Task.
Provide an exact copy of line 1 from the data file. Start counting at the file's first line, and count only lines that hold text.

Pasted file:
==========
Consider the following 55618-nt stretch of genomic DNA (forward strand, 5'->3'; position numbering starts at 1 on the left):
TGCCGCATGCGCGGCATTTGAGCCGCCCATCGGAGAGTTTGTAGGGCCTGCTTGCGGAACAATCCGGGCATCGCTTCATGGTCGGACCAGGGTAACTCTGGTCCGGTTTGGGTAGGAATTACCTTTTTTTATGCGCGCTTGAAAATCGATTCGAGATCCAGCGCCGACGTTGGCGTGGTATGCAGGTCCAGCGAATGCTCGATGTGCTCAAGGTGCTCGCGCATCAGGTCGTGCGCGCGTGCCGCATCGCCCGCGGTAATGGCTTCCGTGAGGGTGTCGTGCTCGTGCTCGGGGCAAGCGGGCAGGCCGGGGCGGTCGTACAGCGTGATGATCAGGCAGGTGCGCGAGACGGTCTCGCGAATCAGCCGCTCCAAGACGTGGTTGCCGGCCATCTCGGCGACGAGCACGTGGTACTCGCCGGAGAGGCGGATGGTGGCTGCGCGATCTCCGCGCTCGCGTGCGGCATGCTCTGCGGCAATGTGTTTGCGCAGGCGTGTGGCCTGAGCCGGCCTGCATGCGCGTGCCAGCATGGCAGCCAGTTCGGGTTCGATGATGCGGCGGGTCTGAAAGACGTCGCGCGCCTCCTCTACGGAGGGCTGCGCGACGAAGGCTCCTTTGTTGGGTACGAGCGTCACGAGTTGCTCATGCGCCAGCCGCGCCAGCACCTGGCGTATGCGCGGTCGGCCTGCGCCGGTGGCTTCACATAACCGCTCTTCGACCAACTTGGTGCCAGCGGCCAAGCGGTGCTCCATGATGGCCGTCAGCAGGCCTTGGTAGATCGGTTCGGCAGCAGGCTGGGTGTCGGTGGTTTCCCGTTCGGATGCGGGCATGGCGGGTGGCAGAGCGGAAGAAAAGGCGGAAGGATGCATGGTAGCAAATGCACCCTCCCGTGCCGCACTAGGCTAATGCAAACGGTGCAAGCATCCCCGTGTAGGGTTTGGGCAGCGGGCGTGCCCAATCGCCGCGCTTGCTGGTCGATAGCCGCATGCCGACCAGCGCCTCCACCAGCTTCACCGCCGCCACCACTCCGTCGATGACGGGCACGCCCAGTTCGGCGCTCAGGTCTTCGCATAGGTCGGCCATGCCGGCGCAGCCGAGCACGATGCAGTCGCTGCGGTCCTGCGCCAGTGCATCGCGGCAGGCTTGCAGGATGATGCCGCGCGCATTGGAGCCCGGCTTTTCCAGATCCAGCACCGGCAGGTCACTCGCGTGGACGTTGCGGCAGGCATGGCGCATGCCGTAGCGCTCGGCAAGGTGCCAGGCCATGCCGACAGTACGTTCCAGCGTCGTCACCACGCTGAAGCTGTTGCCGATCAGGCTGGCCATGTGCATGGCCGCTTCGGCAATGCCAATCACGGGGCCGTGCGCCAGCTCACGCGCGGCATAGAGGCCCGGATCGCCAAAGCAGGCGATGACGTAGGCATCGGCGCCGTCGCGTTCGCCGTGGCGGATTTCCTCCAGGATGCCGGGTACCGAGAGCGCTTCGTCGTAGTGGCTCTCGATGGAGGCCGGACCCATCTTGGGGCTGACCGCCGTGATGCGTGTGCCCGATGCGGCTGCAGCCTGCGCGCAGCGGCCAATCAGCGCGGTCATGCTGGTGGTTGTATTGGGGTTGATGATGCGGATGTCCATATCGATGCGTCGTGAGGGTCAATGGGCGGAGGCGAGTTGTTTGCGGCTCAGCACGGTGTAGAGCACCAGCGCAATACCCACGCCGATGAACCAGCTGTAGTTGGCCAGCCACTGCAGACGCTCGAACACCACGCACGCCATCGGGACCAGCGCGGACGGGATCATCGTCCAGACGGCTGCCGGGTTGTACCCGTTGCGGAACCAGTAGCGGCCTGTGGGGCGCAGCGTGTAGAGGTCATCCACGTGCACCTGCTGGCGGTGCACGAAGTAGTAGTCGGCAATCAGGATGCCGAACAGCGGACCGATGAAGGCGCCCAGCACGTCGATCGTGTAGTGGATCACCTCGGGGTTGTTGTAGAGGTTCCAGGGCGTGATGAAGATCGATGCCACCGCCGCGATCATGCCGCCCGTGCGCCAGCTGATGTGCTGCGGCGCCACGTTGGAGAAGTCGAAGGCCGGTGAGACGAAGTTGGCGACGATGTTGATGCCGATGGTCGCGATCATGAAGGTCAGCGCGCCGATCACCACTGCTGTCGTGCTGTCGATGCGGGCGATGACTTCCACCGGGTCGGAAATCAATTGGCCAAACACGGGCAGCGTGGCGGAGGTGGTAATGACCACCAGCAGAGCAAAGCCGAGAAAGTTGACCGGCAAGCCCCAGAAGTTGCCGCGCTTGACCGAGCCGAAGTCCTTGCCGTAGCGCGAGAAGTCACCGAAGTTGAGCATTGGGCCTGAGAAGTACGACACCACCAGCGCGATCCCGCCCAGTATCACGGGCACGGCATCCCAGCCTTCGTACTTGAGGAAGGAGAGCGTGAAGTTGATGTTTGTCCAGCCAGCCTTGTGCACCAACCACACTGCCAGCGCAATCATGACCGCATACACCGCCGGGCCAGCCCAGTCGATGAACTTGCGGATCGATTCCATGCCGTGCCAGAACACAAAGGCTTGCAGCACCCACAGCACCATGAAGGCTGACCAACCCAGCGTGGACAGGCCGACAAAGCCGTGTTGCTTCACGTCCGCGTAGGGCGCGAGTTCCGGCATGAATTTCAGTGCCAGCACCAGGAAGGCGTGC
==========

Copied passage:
Consider the following 55618-nt stretch of genomic DNA (forward strand, 5'->3'; position numbering starts at 1 on the left):